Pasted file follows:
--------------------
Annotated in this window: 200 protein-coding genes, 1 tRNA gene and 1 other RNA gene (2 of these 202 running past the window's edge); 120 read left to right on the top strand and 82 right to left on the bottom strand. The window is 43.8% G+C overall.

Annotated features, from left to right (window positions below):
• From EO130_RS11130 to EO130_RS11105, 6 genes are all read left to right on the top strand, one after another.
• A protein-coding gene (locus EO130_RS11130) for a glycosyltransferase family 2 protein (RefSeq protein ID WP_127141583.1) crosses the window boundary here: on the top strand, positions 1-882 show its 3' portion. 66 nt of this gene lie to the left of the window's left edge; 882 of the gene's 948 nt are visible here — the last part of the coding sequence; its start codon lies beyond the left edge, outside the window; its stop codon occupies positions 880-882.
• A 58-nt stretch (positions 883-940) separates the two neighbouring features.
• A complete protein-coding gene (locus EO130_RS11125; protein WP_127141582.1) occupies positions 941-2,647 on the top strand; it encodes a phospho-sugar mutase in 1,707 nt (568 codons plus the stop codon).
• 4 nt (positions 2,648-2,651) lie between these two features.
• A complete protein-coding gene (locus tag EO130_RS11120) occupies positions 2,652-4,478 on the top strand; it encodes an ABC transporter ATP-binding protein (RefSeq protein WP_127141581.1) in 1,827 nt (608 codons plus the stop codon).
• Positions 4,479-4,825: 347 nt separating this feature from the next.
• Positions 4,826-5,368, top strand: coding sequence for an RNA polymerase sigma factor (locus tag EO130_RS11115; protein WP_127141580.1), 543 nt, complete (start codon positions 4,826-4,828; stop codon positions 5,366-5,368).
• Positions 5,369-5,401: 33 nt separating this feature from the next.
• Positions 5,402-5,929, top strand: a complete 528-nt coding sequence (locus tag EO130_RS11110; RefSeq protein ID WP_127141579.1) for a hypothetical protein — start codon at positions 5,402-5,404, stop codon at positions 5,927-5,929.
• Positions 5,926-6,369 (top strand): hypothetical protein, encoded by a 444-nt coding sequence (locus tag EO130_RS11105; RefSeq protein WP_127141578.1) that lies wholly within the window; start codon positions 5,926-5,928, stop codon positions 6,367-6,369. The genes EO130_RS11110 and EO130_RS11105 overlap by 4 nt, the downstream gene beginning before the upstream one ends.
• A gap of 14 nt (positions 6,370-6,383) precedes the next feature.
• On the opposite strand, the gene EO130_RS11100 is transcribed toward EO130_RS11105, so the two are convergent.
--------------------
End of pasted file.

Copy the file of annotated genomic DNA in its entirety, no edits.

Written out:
Annotated in this window: 200 protein-coding genes, 1 tRNA gene and 1 other RNA gene (2 of these 202 running past the window's edge); 120 read left to right on the top strand and 82 right to left on the bottom strand. The window is 43.8% G+C overall.

Annotated features, from left to right (window positions below):
• From EO130_RS11130 to EO130_RS11105, 6 genes are all read left to right on the top strand, one after another.
• A protein-coding gene (locus EO130_RS11130) for a glycosyltransferase family 2 protein (RefSeq protein ID WP_127141583.1) crosses the window boundary here: on the top strand, positions 1-882 show its 3' portion. 66 nt of this gene lie to the left of the window's left edge; 882 of the gene's 948 nt are visible here — the last part of the coding sequence; its start codon lies beyond the left edge, outside the window; its stop codon occupies positions 880-882.
• A 58-nt stretch (positions 883-940) separates the two neighbouring features.
• A complete protein-coding gene (locus EO130_RS11125; protein WP_127141582.1) occupies positions 941-2,647 on the top strand; it encodes a phospho-sugar mutase in 1,707 nt (568 codons plus the stop codon).
• 4 nt (positions 2,648-2,651) lie between these two features.
• A complete protein-coding gene (locus tag EO130_RS11120) occupies positions 2,652-4,478 on the top strand; it encodes an ABC transporter ATP-binding protein (RefSeq protein WP_127141581.1) in 1,827 nt (608 codons plus the stop codon).
• Positions 4,479-4,825: 347 nt separating this feature from the next.
• Positions 4,826-5,368, top strand: coding sequence for an RNA polymerase sigma factor (locus tag EO130_RS11115; protein WP_127141580.1), 543 nt, complete (start codon positions 4,826-4,828; stop codon positions 5,366-5,368).
• Positions 5,369-5,401: 33 nt separating this feature from the next.
• Positions 5,402-5,929, top strand: a complete 528-nt coding sequence (locus tag EO130_RS11110; RefSeq protein ID WP_127141579.1) for a hypothetical protein — start codon at positions 5,402-5,404, stop codon at positions 5,927-5,929.
• Positions 5,926-6,369 (top strand): hypothetical protein, encoded by a 444-nt coding sequence (locus tag EO130_RS11105; RefSeq protein WP_127141578.1) that lies wholly within the window; start codon positions 5,926-5,928, stop codon positions 6,367-6,369. The genes EO130_RS11110 and EO130_RS11105 overlap by 4 nt, the downstream gene beginning before the upstream one ends.
• A gap of 14 nt (positions 6,370-6,383) precedes the next feature.
• On the opposite strand, the gene EO130_RS11100 is transcribed toward EO130_RS11105, so the two are convergent.